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Publication numberUS8097495 B2
Publication typeGrant
Application numberUS 12/060,418
Publication dateJan 17, 2012
Filing dateApr 1, 2008
Priority dateJun 30, 2005
Also published asCN100547777C, CN101213662A, EP1911091A2, US7375415, US20070001272, US20080182365, WO2007011511A2, WO2007011511A3
Publication number060418, 12060418, US 8097495 B2, US 8097495B2, US-B2-8097495, US8097495 B2, US8097495B2
InventorsMing Hsun Lee, Chih-Chin Liao, Cheemen Yu, Hem Takiar
Original AssigneeSandisk Technologies Inc.
Export CitationBiBTeX, EndNote, RefMan
External Links: USPTO, USPTO Assignment, Espacenet
Die package with asymmetric leadframe connection
US 8097495 B2
Abstract
A leadframe for a semiconductor package is disclosed including electrical leads which extend from one side of the leadframe to an opposite side of the leadframe, where electrical connection may be made with the semiconductor die at the second side of the leadframe. The semiconductor die may be supported on the leads extending across the leadframe. The package may further include a spacer layer affixed to the electrical leads to fortify the semiconductor package and to prevent exposure of the electrical leads during the molding of the package.
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Claims(15)
1. A method of providing a standard pinout configuration for a semiconductor package having first and second sides for a semiconductor die having die bond pads along a single edge of the semiconductor die adjacent to the second side of the package, comprising the step of:
extending electrical lead pins of a leadframe from a first side of the package across the semiconductor die to make connection with the die bond pads adjacent the second side of the package;
encapsulating the semiconductor die and a portion of the electrical lead pins in molding compound; and
fortifying the leadframe during the encapsulation step for the semiconductor package by providing a spacer layer, separate and independent of the molding compound, and mounted on a side of the leadframe opposite the semiconductor die, the spacer layer extending across a substantial portion of each electrical lead pin of the extended electrical lead pins.
2. A method of providing a standard pinout configuration for a semiconductor package as recited in claim 1, further comprising the step of supporting the semiconductor die on the electrical leads.
3. The method of claim 1, further comprising the step of providing a second set of electrical lead pins extending from the first side of the package and terminating adjacent the first side of the package.
4. The method of claim 3 further comprising the step of supporting the semiconductor die on the second set of electrical lead pins.
5. The method of claim 1, further comprising the step of mounting the semiconductor die to the electrical lead pins, the lead pins have opposed ends extending from beneath opposite edges of the semiconductor die.
6. The method of claim 1, further comprising wire bonding ends of the electrical lead pins adjacent the first side of the package to bond pads on the semiconductor die located adjacent the first side of the package.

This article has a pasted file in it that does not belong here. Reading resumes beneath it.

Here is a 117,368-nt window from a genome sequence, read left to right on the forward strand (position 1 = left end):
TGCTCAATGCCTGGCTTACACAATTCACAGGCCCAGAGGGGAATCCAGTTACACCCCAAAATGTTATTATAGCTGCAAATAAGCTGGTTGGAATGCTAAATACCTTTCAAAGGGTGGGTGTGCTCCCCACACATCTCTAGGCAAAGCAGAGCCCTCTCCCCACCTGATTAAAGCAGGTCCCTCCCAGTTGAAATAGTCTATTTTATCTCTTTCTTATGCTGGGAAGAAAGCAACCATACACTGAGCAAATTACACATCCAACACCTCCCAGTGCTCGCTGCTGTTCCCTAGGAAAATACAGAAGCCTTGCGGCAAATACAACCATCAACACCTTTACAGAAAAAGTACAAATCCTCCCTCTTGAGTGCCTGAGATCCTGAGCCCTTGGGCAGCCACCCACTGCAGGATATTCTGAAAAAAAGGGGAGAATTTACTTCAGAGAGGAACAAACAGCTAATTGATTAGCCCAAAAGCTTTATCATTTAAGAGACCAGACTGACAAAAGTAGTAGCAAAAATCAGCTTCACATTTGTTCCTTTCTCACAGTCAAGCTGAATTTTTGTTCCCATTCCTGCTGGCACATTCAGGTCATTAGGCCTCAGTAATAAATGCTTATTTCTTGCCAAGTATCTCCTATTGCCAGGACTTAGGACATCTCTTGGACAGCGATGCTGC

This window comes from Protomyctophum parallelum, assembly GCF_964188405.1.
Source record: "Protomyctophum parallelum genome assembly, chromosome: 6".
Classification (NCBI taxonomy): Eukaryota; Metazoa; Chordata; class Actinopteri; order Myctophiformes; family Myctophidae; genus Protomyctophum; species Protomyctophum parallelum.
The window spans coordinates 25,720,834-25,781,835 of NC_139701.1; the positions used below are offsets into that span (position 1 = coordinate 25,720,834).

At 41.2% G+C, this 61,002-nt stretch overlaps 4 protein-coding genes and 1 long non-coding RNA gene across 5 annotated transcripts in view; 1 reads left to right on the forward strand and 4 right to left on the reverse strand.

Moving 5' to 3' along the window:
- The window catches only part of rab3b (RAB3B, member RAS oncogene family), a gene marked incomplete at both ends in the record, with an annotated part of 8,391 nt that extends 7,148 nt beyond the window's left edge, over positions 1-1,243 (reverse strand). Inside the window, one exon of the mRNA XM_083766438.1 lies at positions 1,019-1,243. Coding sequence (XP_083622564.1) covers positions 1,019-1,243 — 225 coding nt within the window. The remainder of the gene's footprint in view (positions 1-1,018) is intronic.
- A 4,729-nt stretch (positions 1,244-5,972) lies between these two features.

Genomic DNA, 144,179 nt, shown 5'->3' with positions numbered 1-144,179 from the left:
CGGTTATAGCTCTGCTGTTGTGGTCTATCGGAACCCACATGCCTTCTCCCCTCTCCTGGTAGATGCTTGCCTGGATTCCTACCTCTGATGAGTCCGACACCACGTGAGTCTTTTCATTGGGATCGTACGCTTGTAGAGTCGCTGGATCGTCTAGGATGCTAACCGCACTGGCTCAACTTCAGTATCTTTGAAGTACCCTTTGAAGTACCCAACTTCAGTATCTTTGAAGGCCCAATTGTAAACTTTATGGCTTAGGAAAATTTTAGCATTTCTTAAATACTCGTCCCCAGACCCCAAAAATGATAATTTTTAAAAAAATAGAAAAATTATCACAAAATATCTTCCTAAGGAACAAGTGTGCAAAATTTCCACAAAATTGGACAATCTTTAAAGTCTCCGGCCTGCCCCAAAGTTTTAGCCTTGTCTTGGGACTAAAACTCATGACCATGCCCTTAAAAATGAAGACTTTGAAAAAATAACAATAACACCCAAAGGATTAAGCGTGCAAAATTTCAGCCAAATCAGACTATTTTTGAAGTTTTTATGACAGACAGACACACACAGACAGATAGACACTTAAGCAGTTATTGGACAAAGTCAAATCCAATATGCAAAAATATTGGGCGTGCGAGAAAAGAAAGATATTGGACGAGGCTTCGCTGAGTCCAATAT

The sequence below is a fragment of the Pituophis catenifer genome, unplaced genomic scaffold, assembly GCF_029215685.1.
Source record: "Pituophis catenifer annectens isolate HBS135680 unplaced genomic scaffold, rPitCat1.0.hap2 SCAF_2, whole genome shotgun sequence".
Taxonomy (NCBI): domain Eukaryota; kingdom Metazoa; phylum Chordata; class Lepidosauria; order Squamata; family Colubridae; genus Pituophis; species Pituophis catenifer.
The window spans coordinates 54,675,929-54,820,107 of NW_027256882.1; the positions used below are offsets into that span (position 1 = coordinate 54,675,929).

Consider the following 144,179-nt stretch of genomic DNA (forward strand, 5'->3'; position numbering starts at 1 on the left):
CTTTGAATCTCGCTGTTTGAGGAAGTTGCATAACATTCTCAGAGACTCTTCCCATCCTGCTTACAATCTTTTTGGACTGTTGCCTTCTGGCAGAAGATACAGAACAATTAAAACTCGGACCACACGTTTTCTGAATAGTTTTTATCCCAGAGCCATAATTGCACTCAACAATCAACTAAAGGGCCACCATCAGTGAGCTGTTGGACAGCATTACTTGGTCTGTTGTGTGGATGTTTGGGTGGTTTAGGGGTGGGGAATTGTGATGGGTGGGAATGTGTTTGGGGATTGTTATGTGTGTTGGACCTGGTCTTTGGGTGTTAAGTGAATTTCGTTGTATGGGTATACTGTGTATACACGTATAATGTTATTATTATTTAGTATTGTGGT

7. The method of claim 6, further comprising the steps of:
providing a second set of electrical lead pins extending from the first side of the package and terminating adjacent the first side of the package, and
wire bonding ends of the second set of electrical lead pins adjacent the first side of the package to bond pads on the semiconductor die located adjacent the first side of the package.
8. A method of providing a standard pinout configuration for a semiconductor package having first and second sides for a semiconductor die having die bond pads along a single edge of the semiconductor die adjacent to the second side of the package, comprising the step of:
extending electrical leads of a leadframe from a first side of the package across the semiconductor die to make connection with the die bond pads adjacent the second side of the package;
encapsulating the package in a molding compound; and
preventing the electrical leads beneath the semiconductor die from being exposed outside of the molding compound by providing a spacer layer, separate and independent of the molding compound, and mounted on a side of the leadframe opposite the semiconductor die.
9. The method of claim 8, further comprising the step of supporting the semiconductor die on the electrical leads.
10. The method of claim 8, further comprising the step of supporting the semiconductor die on the electrical leads.
11. The method of claim 8, further comprising the step of providing a second set of electrical leads extending from the first side of the package and terminating adjacent the first side of the package.
12. The method of claim 11 further comprising the step of supporting the semiconductor die on the second set of electrical leads.
13. The method of claim 8, further comprising the step of mounting the semiconductor die to the electrical leads, the lead electrical leads have opposed ends extending from beneath opposite edges of the semiconductor die.
14. The method of claim 8, further comprising wire bonding ends of the electrical leads adjacent the first side of the package to bond pads on the semiconductor die located adjacent the first side of the package.